Their accents were distractingly unbelievable.  Amanda’s Southern belle accent came and went, and was credible during only a few snatches of dialogue.  Tom and Laura sounded solidly Canadian.  Jim (Cory Thibert) at least sounded American.  But all four actors frequently rushed their lines.  I’ve worked with folks from the Deep South; they drawl very slowly.  I had a colleague from Missouri; he spoke rather slowly but with a Midwestern twang.  Sometimes, a director chooses to ignore appropriate accents and lets all the actors use their “natural” voices, but this isn’t a wise choice with this play.  I’m not sure what director Eleanor Crowder instructed her cast to do about their voices, but it didn’t work for me.

Perhaps because of the delivery, there were titters from the audience for lines that weren’t intended to be funny (including Amanda’s use of the words “darkies” and “niggers”) and no laughter at the few funny lines (my favourite being “I’ll rise but I won’t shine”).

Amanda is probably the most difficult of the four characters to play.  Eugster succumbs to the temptation to over-act in the role a few times, most notably in the scene in which Amanda confronts Laura with Laura’s duplicity about dropping out of a business school course months ago.

Laura’s family refers to her as “a cripple”; she wore a leg brace in high school.  So I’m not sure why Crowder has instructed Waisvisz to limp about 20% of the time and to walk with a smooth gait the rest of the time.  Is Laura’s limp psychosomatic?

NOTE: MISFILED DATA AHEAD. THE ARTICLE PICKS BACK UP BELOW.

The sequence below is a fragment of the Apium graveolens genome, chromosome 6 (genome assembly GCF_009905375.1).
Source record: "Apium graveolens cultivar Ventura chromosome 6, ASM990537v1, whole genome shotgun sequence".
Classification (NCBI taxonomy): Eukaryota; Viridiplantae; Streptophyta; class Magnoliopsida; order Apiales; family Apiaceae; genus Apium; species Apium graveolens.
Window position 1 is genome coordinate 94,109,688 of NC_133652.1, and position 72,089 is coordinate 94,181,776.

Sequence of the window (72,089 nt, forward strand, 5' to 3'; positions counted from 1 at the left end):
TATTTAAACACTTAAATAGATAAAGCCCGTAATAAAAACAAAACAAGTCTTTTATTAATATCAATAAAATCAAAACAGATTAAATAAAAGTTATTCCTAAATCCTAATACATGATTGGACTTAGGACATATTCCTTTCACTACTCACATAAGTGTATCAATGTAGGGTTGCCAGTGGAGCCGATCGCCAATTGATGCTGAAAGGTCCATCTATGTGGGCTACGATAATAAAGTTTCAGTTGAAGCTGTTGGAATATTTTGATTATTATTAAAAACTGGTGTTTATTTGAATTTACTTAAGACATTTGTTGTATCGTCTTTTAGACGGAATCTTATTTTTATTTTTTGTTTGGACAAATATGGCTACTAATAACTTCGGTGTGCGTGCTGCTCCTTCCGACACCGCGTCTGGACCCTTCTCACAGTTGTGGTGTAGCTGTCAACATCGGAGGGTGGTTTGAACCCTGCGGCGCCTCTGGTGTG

The actors do, however, do many things right.  Thibert does a fine job as Jim the sunny, brash all-American go-getter, Oberholzer captures Tom’s deep sadness and regret, particularly in his narrative speeches to the audience.  And Waisvisz blossoms like a delicate flower under Jim’s gentle joshing, which makes Jim’s announcement of his impending marriage all the more crushing.

I felt there were some missteps with the sets and costumes vis-a-vis the period the play is set in.  In my opinion, the picture of the absent father should not be a giant photo; large-format photographs were extremely rare in the 1920s.  Nor, in my opinion, should Mr. Wingfield’s picture been that of a very young and goofy-looking WW I doughboy.  He was supposed to have been more handsome and charming than all of Amanda’s 17 gentlemen callers.   Nor would the Wingfields have a fancy boudoir phone in their cold-water flat’s living room.  And in the 1940s, no American man wore his hair as long as Oberholzer’s.

Otherwise, David Magladry’s set design was reasonably serviceable.  But his accompanying music was sometimes distractingly loud on opening night; let’s hope he adjusts the sound levels.  And when Tom is describing the music coming from the Paradise Dance Hall across the alley from the apartment as being slow and romantic, it’s jarring that what we hear is swing jazz music.

The Glass Menagerie seems to be rarely performed in Ottawa.  I don’t know of any other productions in recent years.  A shame, since it’s a lovely classic.  So if you’ve not seen it before, see this production but also search out a DVD of one of the film or TV versions.

The Glass Menagerie is at The Gladstone until December 6.  Information and tickets can be found here.